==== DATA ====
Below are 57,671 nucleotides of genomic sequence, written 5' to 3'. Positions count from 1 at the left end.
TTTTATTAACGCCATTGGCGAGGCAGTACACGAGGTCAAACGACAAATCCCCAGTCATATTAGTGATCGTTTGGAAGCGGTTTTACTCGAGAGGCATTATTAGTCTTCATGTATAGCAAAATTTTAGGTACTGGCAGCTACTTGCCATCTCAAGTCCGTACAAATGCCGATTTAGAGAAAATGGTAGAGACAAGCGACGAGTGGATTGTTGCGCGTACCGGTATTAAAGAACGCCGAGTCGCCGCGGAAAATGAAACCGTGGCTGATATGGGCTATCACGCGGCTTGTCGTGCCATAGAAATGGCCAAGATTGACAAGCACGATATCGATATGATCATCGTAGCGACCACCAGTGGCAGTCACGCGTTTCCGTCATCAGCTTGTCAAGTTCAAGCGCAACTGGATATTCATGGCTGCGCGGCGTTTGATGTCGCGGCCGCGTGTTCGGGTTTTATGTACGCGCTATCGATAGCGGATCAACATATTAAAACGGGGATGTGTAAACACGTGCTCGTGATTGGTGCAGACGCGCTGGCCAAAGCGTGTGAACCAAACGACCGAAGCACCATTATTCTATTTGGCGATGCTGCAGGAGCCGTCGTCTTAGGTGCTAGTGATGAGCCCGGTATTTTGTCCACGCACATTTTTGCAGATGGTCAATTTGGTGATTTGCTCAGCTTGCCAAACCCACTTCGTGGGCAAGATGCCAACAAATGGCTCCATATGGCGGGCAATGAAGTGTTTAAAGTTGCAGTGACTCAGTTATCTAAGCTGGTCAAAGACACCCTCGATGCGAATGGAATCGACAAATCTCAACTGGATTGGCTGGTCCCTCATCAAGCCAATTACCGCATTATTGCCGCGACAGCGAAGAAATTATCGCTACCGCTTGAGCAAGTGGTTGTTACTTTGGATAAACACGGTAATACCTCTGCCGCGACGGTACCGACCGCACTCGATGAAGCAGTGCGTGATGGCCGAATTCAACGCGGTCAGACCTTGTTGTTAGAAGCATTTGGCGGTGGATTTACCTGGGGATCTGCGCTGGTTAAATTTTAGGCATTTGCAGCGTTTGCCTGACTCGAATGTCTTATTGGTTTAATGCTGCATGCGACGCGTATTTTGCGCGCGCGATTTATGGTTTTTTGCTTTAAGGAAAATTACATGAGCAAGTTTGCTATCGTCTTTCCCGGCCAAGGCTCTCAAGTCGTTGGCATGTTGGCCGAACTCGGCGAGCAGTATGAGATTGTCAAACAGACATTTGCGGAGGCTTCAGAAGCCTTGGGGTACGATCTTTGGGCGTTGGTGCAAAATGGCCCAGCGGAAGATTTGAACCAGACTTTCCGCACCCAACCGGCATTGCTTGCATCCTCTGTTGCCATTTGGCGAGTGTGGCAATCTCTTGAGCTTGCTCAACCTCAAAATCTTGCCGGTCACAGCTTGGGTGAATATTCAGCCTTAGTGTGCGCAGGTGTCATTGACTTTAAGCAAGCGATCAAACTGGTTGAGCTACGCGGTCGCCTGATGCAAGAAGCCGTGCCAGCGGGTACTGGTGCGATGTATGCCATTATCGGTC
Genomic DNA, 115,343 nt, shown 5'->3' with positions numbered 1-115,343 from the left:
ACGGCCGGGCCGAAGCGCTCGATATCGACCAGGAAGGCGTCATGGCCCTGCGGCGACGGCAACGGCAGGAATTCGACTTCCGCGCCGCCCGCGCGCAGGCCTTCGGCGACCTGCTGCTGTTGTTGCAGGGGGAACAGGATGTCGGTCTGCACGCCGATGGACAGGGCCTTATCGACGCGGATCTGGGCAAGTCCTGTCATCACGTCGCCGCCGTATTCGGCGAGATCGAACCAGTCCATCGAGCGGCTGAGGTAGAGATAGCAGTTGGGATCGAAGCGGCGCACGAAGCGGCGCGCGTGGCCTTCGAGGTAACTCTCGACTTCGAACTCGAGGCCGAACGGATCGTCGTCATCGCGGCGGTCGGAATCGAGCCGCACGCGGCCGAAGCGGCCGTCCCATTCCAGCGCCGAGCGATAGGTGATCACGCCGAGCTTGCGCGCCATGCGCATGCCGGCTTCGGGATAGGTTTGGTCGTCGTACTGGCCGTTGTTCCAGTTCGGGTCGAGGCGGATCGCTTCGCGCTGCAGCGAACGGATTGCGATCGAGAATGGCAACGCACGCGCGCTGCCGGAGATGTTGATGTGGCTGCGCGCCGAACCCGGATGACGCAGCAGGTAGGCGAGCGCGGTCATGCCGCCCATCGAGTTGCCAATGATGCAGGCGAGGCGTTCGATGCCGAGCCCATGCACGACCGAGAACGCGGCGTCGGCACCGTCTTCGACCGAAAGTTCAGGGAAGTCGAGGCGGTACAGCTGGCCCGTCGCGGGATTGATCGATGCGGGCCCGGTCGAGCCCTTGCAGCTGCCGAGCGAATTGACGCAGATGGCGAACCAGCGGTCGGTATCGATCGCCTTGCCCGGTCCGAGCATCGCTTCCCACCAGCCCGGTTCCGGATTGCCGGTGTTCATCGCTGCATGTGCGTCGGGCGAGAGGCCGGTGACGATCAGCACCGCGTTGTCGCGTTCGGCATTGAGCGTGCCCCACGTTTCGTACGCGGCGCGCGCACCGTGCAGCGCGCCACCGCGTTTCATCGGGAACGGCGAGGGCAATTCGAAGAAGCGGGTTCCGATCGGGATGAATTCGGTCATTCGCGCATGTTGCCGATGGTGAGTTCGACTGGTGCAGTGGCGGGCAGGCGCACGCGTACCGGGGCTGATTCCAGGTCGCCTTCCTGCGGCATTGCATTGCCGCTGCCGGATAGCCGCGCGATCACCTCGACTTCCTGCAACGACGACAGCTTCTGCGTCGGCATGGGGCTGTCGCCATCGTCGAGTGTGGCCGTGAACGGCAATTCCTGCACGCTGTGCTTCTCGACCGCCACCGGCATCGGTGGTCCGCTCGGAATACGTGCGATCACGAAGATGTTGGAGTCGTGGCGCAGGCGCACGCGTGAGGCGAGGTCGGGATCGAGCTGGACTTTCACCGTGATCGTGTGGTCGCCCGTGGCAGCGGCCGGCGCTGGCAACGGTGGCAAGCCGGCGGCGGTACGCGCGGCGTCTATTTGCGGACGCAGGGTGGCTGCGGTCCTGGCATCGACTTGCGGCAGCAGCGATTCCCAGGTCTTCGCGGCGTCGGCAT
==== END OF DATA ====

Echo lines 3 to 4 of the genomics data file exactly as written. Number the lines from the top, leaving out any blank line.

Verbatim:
Genomic DNA, 115,343 nt, shown 5'->3' with positions numbered 1-115,343 from the left:
ACGGCCGGGCCGAAGCGCTCGATATCGACCAGGAAGGCGTCATGGCCCTGCGGCGACGGCAACGGCAGGAATTCGACTTCCGCGCCGCCCGCGCGCAGGCCTTCGGCGACCTGCTGCTGTTGTTGCAGGGGGAACAGGATGTCGGTCTGCACGCCGATGGACAGGGCCTTATCGACGCGGATCTGGGCAAGTCCTGTCATCACGTCGCCGCCGTATTCGGCGAGATCGAACCAGTCCATCGAGCGGCTGAGGTAGAGATAGCAGTTGGGATCGAAGCGGCGCACGAAGCGGCGCGCGTGGCCTTCGAGGTAACTCTCGACTTCGAACTCGAGGCCGAACGGATCGTCGTCATCGCGGCGGTCGGAATCGAGCCGCACGCGGCCGAAGCGGCCGTCCCATTCCAGCGCCGAGCGATAGGTGATCACGCCGAGCTTGCGCGCCATGCGCATGCCGGCTTCGGGATAGGTTTGGTCGTCGTACTGGCCGTTGTTCCAGTTCGGGTCGAGGCGGATCGCTTCGCGCTGCAGCGAACGGATTGCGATCGAGAATGGCAACGCACGCGCGCTGCCGGAGATGTTGATGTGGCTGCGCGCCGAACCCGGATGACGCAGCAGGTAGGCGAGCGCGGTCATGCCGCCCATCGAGTTGCCAATGATGCAGGCGAGGCGTTCGATGCCGAGCCCATGCACGACCGAGAACGCGGCGTCGGCACCGTCTTCGACCGAAAGTTCAGGGAAGTCGAGGCGGTACAGCTGGCCCGTCGCGGGATTGATCGATGCGGGCCCGGTCGAGCCCTTGCAGCTGCCGAGCGAATTGACGCAGATGGCGAACCAGCGGTCGGTATCGATCGCCTTGCCCGGTCCGAGCATCGCTTCCCACCAGCCCGGTTCCGGATTGCCGGTGTTCATCGCTGCATGTGCGTCGGGCGAGAGGCCGGTGACGATCAGCACCGCGTTGTCGCGTTCGGCATTGAGCGTGCCCCACGTTTCGTACGCGGCGCGCGCACCGTGCAGCGCGCCACCGCGTTTCATCGGGAACGGCGAGGGCAATTCGAAGAAGCGGGTTCCGATCGGGATGAATTCGGTCATTCGCGCATGTTGCCGATGGTGAGTTCGACTGGTGCAGTGGCGGGCAGGCGCACGCGTACCGGGGCTGATTCCAGGTCGCCTTCCTGCGGCATTGCATTGCCGCTGCCGGATAGCCGCGCGATCACCTCGACTTCCTGCAACGACGACAGCTTCTGCGTCGGCATGGGGCTGTCGCCATCGTCGAGTGTGGCCGTGAACGGCAATTCCTGCACGCTGTGCTTCTCGACCGCCACCGGCATCGGTGGTCCGCTCGGAATACGTGCGATCACGAAGATGTTGGAGTCGTGGCGCAGGCGCACGCGTGAGGCGAGGTCGGGATCGAGCTGGACTTTCACCGTGATCGTGTGGTCGCCCGTGGCAGCGGCCGGCGCTGGCAACGGTGGCAAGCCGGCGGCGGTACGCGCGGCGTCTATTTGCGGACGCAGGGTGGCTGCGGTCCTGGCATCGACTTGCGGCAGCAGCGATTCCCAGGTCTTCGCGGCGTCGGCAT